3

I have done this on a server (windows server 2008) before, but can not achieve the same thing on another virtual server

I want a low level domain user to run the MSSQLSERVER service so that I can enable backup to a remote network location, this is working fine on my other SQL Server 2008R2 instance.

I have a domain user called fred@mydomain I have added this user to the server local administrator group and the group SQLServerMSASUser$**MYSERVER**$MSSQLSERVER. This is the group I believe is the one that allows members to run the MSSQLSERVER service

I have created the login in SQL Server for the user and added him to all the server roles but dbcreator and mapped it to all the instance databases as a public database role

HOWEVER when I go to SQL Server Configuration Manager to change the MSSQLSERVER service and selected the fred@mydomain and press apply I get a log on error.

Can anyone suggest what I might have missed please ? I have used Here as my reference

2

If you check the event log, does the event say something about needing "log on as service" rights?

In my experience you will need to add 'log on as service' rights to the account you select. Although the SQL Server Configuration Manager is supposed to handle this, I've found that it does not always. Try the following:

  • Log on to your domain controller and load the group policy management console (depending on your AD version)
  • add 'log on as a service' to the account you created for the SQL Server service in an existing or new group policy object. (maybe ask a sysadmin to assign this right for you)
  • Load SQL Server configuration manager and set the service account to the account you created
  • 1
    Hi Thank you. I agree every time I try and do this through SQL configuration manager with my plain user I get Log on failure. And to be clear do you mean the server event log to check? – Ian W Feb 23 '16 at 10:00
  • @IanW yes, you will see that the error explicitly tells you to assign this right. You will see an error I think in the application log telling you about a service which cannot start due to a need for that permission. Regardless, if you have an able IT team, ask them to create a standard AD user, add that user to the group policy setting for 'log on as a service' then after perhaps a reboot of your SQL server (to ensure propagation of the group policy, 'gpupdate' in command prompt also works) you'll find that if you add your domain user as the identity of the SQL service, it will start. – Peter Feb 23 '16 at 19:48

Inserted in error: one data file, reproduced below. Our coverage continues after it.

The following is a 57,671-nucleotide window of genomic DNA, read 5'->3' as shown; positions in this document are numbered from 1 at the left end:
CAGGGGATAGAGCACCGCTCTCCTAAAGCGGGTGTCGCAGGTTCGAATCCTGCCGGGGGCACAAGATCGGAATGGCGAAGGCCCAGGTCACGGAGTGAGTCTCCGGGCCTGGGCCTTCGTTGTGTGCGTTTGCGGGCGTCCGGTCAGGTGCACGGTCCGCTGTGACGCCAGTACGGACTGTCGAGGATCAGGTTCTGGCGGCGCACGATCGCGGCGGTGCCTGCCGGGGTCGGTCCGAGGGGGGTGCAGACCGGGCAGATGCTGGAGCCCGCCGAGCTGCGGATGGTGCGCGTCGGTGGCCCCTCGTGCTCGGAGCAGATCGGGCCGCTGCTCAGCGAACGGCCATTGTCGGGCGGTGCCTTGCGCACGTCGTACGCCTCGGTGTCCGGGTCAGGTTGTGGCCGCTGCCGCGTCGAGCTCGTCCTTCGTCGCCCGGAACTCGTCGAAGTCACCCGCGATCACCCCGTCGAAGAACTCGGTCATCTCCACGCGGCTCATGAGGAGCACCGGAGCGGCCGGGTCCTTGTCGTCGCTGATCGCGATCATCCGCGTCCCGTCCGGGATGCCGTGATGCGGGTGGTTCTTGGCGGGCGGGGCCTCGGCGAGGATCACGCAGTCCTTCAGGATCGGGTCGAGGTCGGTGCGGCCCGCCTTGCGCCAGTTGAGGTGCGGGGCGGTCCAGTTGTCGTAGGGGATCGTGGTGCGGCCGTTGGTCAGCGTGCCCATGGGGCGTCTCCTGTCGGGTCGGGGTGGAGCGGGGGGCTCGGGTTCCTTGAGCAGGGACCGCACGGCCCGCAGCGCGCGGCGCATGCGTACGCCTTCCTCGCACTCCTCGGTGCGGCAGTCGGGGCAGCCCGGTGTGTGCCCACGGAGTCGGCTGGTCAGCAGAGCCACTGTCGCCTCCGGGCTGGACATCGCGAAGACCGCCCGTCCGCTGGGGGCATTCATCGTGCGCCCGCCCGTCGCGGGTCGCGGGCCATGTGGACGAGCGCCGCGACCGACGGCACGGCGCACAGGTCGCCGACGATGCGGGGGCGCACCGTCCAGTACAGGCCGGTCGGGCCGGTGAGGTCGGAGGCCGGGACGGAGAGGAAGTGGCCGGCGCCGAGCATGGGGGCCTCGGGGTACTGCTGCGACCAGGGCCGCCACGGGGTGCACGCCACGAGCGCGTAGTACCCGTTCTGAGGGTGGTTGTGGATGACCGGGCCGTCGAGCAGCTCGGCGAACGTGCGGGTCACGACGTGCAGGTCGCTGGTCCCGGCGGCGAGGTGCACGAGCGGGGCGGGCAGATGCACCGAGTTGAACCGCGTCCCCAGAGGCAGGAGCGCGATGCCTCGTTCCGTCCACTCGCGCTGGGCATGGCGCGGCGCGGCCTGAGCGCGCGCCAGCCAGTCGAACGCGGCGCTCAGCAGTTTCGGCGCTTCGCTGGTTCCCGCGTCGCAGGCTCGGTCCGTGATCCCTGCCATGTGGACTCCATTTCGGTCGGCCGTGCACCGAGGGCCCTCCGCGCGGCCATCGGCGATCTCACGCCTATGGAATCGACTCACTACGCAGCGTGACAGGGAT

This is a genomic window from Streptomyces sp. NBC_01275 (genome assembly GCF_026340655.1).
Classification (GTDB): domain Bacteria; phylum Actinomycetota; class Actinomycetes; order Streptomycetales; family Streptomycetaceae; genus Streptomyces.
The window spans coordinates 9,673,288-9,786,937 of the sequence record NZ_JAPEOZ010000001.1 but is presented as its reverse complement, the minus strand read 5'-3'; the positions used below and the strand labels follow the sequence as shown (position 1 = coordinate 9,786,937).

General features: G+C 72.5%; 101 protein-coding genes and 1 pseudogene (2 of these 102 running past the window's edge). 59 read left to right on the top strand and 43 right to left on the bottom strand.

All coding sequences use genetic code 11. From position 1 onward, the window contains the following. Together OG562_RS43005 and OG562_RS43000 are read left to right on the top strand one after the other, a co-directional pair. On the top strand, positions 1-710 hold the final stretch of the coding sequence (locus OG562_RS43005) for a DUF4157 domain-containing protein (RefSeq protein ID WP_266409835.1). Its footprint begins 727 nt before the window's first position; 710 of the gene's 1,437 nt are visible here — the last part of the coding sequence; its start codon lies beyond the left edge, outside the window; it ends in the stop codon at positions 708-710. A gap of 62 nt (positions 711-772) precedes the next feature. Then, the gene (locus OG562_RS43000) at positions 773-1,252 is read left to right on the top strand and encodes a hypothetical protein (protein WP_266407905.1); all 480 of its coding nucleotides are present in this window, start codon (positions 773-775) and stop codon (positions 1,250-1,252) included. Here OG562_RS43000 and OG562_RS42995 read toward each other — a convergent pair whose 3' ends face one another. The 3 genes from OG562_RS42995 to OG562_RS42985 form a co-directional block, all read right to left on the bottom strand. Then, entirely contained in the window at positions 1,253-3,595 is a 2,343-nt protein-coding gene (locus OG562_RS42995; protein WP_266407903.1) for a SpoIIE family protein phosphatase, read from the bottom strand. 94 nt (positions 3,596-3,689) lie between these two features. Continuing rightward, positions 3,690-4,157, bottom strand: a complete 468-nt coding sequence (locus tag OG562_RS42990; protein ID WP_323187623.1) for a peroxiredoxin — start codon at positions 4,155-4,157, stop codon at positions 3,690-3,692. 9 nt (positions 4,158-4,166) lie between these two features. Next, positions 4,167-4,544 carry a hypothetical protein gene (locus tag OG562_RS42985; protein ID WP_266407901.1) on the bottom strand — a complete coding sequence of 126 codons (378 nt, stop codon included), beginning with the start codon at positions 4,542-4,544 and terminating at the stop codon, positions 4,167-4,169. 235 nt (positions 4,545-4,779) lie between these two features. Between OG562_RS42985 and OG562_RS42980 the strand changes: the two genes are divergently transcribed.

• Yep solve. We have had this problem for a year but sorted now. I shall mark yours as the answer which worked for me. However if you are reading this later please see references to the other bad practice involved – Ian W Feb 23 '16 at 22:37
  • An upvote for the solution would be wonderful :) – Peter Feb 23 '16 at 22:41
1

In SQL Server Configuration Manager, enter the username as MYDOMAIN\Fred, not fred@mydomain.co.nz.

You do not need to give the account any permissions at all - Configuration Manager will take care of the user rights and the group memberships and SQL logins and server roles, as well as other tasks like service master key protection.

This, however, only works if you use Configuration Manager. Do not use the Services tool to change SQL Server service accounts.

Additionally, verify that you are running Configuration Manager with elevated permissions (Run As Administrator).

I strongly, strongly suggest you take the account out of the local Administrators group. If anyone somehow compromises your SQL Server then they have just compromised your server.

TechNet: Configure Windows Service Accounts and Permissions.

0

First of all you shouldn't provide instance level permissions to your SQL server service account and database level permission, this goes against all security best practises. when you assign the service account through SQL server configuration manager SQL will provide the user with the necessary permissions to run the SQL server service.

so I would first of all remove all the permissions you have given, and to the issue you are having, the service account need to be given the local security policy "Log on as a service", you will find this under local security policy under user rights assignment.

you can get to the local security policy by under windows run box write secpol.msc

P.S , also you should realise that when

added him to all the server roles but dbcreator

you have given the user sysadmin, which basically has all rights under the sun in SQL server world. I would recommend you spend some time reading BOL Fixed server role sections to understand what each fixed server role does.

  • Ok thanks for pointing out the breach of best practice. I will work on this in the morning. Thanks – Ian W Feb 21 '16 at 21:27

Your Answer

By clicking “Post Your Answer”, you agree to our terms of service, privacy policy and cookie policy

Not the answer you're looking for? Browse other questions tagged or ask your own question.